Amai celebrated his fourth birthday on Sunday. Amazingly Viriamu suggested that we have a birthday party (well that was a first)! Generously he proposed that I cook a Sunday roast for the twenty odd people that he invited - so I generously proposed that he do a BBQ instead. Anyway it turned out fine, we made a pinata (well why not, I'd never done that before) and there was LOTS of meat: lamb, chicken, sausages, beef heart kebabs from the grill and a huge vat of goat curry, in true Polynesian style accompanied by starch, starch and more starch - breadfruit, taro, green bananas, sweet potato salad all served with rice.
There were also two cakes, turned out one of our guests was also turning 8 on the same day, happy coincidence! Less happy was the news that the day's flight was cancelled, more rain in Tahiti. Enough to close the runway in Fa'aa, it's the danger of building a runway on reclaimed land! Fortunately there was less damage this time, though being stuck in Rurutu may have taken the shine off for a couple of our guests, particularly those who missed their first day back at school



Chasing onions

Yesterday was a good day, not because of any Valentines surprises (let’s not get crazy now!)– it was as romantic as you can expect life to be with a pressing translation deadline and full house (including nine children, only three my own), school holidays already! It was a good day because the boat came in, carrying materials we bought in Tahiti to continue fixing up the house, a new chainsaw for Viriamu and some fruits and veggies…….oh what joy, carrots, pears and onions. I spend a good part of my life chasing onions, traipsing halfway around the island to find this kitchen staple. Normally it wouldn’t bother me, but, it’s been stinking hot these last few weeks. As hot as I have ever known it on Rurutu.  A pressing heat that demotivates and makes tempers fray.  So, over the weekend when onions were nowhere to be found, stocks in Moerai depleted and the stores in Avera closed for that extra-long afternoon nap, I roasted for an hour in the car, hot and sweating, waiting for the shop's doors to magically open, I did get the last handful of rather tatty golden orbs, no less precious to me than gold nugget. Making hopes for a squash gratin and sashimi dinner reality. Don’t even hope for greens or salad, there aren’t any, everyone is too hot to plant them this year, or others say there are too many insect pests – think I need to grow green fingers and get some organic farming tips…. I also need to rediscover my permaculture plans.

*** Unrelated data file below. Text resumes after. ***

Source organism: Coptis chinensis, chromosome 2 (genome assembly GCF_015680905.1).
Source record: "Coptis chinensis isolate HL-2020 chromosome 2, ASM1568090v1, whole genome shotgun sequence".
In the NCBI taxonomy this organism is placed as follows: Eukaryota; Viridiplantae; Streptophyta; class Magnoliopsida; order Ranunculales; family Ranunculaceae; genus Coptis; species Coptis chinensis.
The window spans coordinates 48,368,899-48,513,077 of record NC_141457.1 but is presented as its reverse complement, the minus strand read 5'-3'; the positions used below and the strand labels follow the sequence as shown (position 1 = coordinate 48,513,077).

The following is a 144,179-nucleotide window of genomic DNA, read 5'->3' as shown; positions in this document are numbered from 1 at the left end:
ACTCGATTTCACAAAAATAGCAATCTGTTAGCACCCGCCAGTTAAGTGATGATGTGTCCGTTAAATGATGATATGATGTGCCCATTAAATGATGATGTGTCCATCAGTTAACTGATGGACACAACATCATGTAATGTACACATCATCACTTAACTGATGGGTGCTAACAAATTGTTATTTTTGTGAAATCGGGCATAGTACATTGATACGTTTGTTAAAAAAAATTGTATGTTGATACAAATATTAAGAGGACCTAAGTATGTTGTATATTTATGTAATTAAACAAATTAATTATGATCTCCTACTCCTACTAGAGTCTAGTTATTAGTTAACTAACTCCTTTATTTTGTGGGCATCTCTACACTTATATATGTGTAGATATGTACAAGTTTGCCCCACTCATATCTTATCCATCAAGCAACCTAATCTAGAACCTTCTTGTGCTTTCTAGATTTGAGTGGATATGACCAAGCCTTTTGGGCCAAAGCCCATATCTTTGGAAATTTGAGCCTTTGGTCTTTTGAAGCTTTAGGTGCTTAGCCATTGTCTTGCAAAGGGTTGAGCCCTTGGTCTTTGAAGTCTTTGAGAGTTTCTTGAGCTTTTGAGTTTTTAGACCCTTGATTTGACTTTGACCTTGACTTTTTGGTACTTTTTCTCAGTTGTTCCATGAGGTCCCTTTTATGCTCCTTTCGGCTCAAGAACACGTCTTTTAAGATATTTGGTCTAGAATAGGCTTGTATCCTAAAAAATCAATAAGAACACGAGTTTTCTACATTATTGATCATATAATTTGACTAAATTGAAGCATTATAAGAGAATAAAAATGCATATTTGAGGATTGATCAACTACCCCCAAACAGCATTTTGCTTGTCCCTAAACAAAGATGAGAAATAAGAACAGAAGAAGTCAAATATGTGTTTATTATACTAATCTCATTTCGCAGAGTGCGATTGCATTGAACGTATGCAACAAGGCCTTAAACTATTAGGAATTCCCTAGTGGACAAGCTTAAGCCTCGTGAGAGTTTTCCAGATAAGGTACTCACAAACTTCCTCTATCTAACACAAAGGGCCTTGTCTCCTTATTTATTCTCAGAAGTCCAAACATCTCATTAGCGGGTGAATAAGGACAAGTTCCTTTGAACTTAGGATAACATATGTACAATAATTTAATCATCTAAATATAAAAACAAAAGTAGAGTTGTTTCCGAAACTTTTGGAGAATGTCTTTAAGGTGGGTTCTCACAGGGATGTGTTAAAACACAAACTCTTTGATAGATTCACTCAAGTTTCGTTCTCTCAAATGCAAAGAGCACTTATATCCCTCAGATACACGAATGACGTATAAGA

Sunday at the salon

It’s the lazy last morning at our Tourism Fair. We’re indulging in our Tahitian Sunday morning ‘gourmet treat’ of roast pork, poisson cru, taro, with pain au chocolat and firi firi (coconut milk doughnuts twisted into a figure eight) from the market, our imported Rurutu coffee and Viriamu’s favourite: breaded pork-feet ! It's sweltering again, yesterday was abysmally hot, we were pretty much steamed alive, today is sunny and clear, already hot but less stifling.
Friday it rained, and our stand flooded, there was mud everywhere - the site is far from ideal. To add insult to injury, there was no internet, or not enough to allow small businesses like ours to have a connection.
But, as usual, our clients were loyal to the rendez-vous. There were slightly fewer than in past years, understandable given the heat, recent flooding and upcoming French elections. We’re grateful to have been able to break even and fill our rooms as much as we did. Now, we can go back to Rurutu, after  a productive few days talking boats. Viriamu has been invited to go on tour of the Austral Islands with the voyaging canoe Fa'afaite , so he's happy to be able to pursue his dreams of following his ancestors.....